Alice plans to support all AWS regions, so she adds a line for each region.

acl s3 dstdom_regex .*s3\.amazonaws\.com
acl s3 dstdom_regex .*s3\.eu-central-1\.amazonaws\.com
acl s3 dstdom_regex .*s3\.sa-east-1\.amazonaws\.com
acl s3 dstdom_regex .*s3\.ap-northeast-1\.amazonaws\.com
acl s3 dstdom_regex .*s3\.eu-west-1\.amazonaws\.com
acl s3 dstdom_regex .*s3\.us-west-1\.amazonaws\.com
acl s3 dstdom_regex .*s3\.us-west-2\.amazonaws\.com
acl s3 dstdom_regex .*s3\.ap-southeast-2\.amazonaws\.com
acl s3 dstdom_regex .*s3\.ap-southeast-1\.amazonaws\.com

Alice also adds a new access rule that allows requests from the VPC to Amazon S3. With the Yum rule still in place, the access rules look like this:

http_access allow localnet yum 
http_access allow localnet s3

Alice saves her changes and restarts the Squid daemon.

$ sudo service squid restart

Returning to the application instance, Alice tries an Amazon S3 bucket using both the path and virtual host URLs and sees that both are working as expected. Remember to configure the environment variables if you are starting a new SSH session.

$ curl -I https://mybucket.s3.amazonaws.com/test.txt 
HTTP/1.1 200 OK 
$ curl -I https://s3.amazonaws.com/mybucket/text.txt 
HTTP/1.1 200 OK 

Finally, Alice tests access from the AWS CLI. Everything works great.

$  aws s3 ls s3://mybucket
2014-10-22 21:32:48          0 
2014-10-22 21:38:27         15 test.txt

Whitelisting Buckets

Alice is really happy with the results, but she wants to take it a step further. Currently, Squid allows access to any Amazon S3 bucket owned by any AWS customer. As shown in Figure 5, Alice would like to limit access toonly the buckets the team needs access to (e.g., mybucket) and block access to any other buckets.

Figure 5 - Squid allowing access to specific S3 buckets

Alice returns to the Squid instance and opens the configuration file again. She creates two new ACLs that identify "mybucket" which is stored in the US Standard region. She must create two rules, one for each of the URL types discussed above.

acl virtual_host_urls dstdomain mybucket.s3.amazonaws.com
acl path_urls url_regex s3\.amazonaws\.com/mybucket/.*

The first ACL identifies the virtual host style URL and uses dstdomain that we saw earlier. No regular expression is needed here because Alice knows the exact host header. The second ACL identifies the path style URL and uses url_regex to match URLs that begin with "s3.amazonaws.com/mybucket/".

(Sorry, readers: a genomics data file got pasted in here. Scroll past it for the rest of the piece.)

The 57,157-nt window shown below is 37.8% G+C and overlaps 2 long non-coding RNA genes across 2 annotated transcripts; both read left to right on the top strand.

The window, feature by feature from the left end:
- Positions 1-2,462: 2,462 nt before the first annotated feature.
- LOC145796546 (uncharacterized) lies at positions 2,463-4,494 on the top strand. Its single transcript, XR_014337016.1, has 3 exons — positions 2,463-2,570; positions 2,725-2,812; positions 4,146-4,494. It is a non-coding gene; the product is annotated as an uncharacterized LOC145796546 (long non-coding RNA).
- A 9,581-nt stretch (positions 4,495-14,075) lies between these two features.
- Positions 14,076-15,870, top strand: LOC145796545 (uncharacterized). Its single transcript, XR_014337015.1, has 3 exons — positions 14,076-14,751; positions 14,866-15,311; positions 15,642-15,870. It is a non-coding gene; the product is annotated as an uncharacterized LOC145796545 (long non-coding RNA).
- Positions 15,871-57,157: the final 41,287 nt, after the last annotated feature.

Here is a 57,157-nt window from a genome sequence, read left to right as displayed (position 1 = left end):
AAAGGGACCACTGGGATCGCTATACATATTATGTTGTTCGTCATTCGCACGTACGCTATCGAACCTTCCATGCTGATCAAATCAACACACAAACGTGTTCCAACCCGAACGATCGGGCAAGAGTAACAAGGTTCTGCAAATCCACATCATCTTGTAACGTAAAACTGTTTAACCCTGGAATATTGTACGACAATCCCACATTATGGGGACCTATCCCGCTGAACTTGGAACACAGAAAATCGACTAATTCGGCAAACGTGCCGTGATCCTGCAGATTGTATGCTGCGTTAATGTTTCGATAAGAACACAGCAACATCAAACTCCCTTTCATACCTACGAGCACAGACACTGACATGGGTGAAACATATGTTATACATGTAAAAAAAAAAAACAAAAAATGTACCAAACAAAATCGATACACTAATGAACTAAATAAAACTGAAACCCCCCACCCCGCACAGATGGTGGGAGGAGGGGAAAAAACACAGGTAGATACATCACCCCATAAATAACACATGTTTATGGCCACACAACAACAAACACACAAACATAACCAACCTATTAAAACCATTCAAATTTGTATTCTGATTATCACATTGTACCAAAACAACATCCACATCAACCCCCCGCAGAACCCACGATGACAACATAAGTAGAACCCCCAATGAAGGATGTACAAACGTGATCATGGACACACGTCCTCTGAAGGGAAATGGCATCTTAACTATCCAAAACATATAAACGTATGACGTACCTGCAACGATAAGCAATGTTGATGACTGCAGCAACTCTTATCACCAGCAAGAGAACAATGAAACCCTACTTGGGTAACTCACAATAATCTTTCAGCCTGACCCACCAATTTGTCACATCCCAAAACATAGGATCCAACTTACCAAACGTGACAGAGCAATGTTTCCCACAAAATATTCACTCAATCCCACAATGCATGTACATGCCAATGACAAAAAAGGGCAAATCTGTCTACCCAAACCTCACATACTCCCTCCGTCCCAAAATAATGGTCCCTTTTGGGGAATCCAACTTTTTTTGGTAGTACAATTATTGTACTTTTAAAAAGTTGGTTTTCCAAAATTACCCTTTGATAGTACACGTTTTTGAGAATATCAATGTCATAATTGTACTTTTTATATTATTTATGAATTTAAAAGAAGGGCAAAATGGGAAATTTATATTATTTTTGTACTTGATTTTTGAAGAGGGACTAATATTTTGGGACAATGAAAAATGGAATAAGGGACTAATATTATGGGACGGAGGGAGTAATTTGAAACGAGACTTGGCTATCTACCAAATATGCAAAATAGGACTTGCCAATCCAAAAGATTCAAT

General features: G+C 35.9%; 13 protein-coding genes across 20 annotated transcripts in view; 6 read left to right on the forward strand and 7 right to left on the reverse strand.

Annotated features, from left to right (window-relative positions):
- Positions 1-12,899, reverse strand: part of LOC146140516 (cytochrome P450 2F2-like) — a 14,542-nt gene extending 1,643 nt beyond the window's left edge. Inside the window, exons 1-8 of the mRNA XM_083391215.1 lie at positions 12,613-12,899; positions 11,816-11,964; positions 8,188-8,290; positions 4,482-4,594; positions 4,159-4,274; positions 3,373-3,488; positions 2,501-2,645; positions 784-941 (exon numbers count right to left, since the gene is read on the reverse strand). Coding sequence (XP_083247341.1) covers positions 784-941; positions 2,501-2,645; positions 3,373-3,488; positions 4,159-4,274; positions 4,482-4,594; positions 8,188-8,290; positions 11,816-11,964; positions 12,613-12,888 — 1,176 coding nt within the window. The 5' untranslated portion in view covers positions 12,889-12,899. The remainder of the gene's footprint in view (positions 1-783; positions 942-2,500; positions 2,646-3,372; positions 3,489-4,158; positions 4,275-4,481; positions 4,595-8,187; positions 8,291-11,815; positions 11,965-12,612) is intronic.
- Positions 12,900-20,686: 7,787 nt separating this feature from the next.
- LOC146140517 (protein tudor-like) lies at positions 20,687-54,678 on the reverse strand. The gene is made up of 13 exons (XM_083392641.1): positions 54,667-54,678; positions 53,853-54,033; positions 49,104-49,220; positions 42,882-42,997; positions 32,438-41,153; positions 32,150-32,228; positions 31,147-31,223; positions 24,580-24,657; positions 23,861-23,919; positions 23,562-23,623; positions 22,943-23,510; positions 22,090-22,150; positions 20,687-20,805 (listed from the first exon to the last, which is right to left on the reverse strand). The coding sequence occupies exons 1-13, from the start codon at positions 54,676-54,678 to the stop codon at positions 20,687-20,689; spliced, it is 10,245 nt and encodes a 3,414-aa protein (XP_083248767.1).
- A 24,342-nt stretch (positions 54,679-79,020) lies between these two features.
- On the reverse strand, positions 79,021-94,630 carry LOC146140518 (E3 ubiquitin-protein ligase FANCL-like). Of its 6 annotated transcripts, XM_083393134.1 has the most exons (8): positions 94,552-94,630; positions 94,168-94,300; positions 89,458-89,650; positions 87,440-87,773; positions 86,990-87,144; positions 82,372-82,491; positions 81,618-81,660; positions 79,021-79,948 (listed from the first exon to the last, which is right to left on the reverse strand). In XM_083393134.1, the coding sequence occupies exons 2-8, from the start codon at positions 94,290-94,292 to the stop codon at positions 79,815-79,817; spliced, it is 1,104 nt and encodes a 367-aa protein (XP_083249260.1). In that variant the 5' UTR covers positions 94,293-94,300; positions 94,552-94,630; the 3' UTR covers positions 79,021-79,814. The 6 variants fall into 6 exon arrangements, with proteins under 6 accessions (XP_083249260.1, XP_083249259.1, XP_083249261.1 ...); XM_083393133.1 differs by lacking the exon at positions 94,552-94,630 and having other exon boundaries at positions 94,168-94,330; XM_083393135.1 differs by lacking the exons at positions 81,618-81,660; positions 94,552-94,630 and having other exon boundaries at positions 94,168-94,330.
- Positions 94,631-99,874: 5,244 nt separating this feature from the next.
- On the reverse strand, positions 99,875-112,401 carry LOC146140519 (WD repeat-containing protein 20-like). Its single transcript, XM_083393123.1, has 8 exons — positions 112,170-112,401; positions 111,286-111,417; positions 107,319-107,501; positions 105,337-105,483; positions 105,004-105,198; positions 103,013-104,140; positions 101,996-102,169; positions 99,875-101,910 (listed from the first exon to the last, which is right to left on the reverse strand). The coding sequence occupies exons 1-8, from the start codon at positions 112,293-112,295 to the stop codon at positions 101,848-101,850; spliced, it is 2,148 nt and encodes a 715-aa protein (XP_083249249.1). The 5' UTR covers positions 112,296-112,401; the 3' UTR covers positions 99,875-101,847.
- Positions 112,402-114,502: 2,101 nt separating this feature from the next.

Now, Alice locates the rule she created earlier.

http_access allow localnet s3

And then she replaces the rule with two new rules (one for each ACL). The complete list of access rules now looks like this:

http_access allow localnet yum 
http_access allow localnet virtual_host_urls
http_access allow localnet path_urls

Next, she restarts the Squid daemon so she can test again.

$ sudo service squid restart

Alice returns to her application instance and tests access to mybucket. Everything appears to be working as expected.

$  aws s3 ls s3://mybucket
2014-10-22 21:32:48          0 
2014-10-22 21:38:27         15 test.txt

At this point we want to discuss an issue with HTTPS URLs. The AWS CLI and most other tools use HTTPS. Notice that when testing with HTTPS, the virtual host-style URL works:

$ curl -I https://mybucket.s3.amazonaws.com/test.txt 
HTTP/1.1 200 OK 

However, the path style URL returns a 403. Why?

$ curl -I https://s3.amazonaws.com/mybucket/text.txt 
HTTP/1.0 403 Forbidden

This fails because the path style ACL Alice created needs to see the entire URL, part of which is inside the encrypted HTTPS packet. In the virtual host URL all the information is in the host name (see figure 6). In the path style URL, the path-which includes the bucket name-is encrypted (see figure 7).

Figure 6 - Virtual host style URL sent over SSL

Figure 7 - Path style URL sent over SSL

Squid uses a feature called SSL Bump to decrypt requests. SSL Bump is outside the scope for this article, but you can read more on the Squid website. Luckily, the AWS CLI uses virtual host URLs and works as expected without needing to decrypt SSL.

Controlling Squid's Outbound Interface

Alice is really excited about the security she has put in place so far. But, over the first few weeks of the project, the team identifies other resources that they need access to. Updating the rules is getting tedious. All of these exceptions were identified in the data center a long time ago. Alice wants to leverage the existing infrastructure.

Alice decides to add a virtual private gateway (VGW) to connect the VPC to her company's data center. With the VGW in place, she can configure the VPC to send all HTTP/S requests through her data center where existing security policies have already been defined. But, Alice does not want to add latency to the application by sending Amazon S3 requests over the VPN tunnel.

Alice wants a solution that leverages the VGW to send most requests to the data center, but allows her to identify special cases that should use the Internet gateway for low-latency access to specific services. Therefore, she reconfigures her VPC as shown in Figure 8.

Figure 8 - Squid directing traffic to an IGW or VGW

In this new design, Alice adds a resources subnet. This subnet has a new route table with a default route that points to the VGW instead of than the IGW. She also adds an Elastic Network Interface (ENI) to the Squid proxy (shown in Figure 8 with the IP address and places it in the resources subnet. When the Squid proxy sends requests out the interface, the VPC will route the request out the IGW. When the Squid proxy sends requests out the interface, the VPC will route the request out the VGW.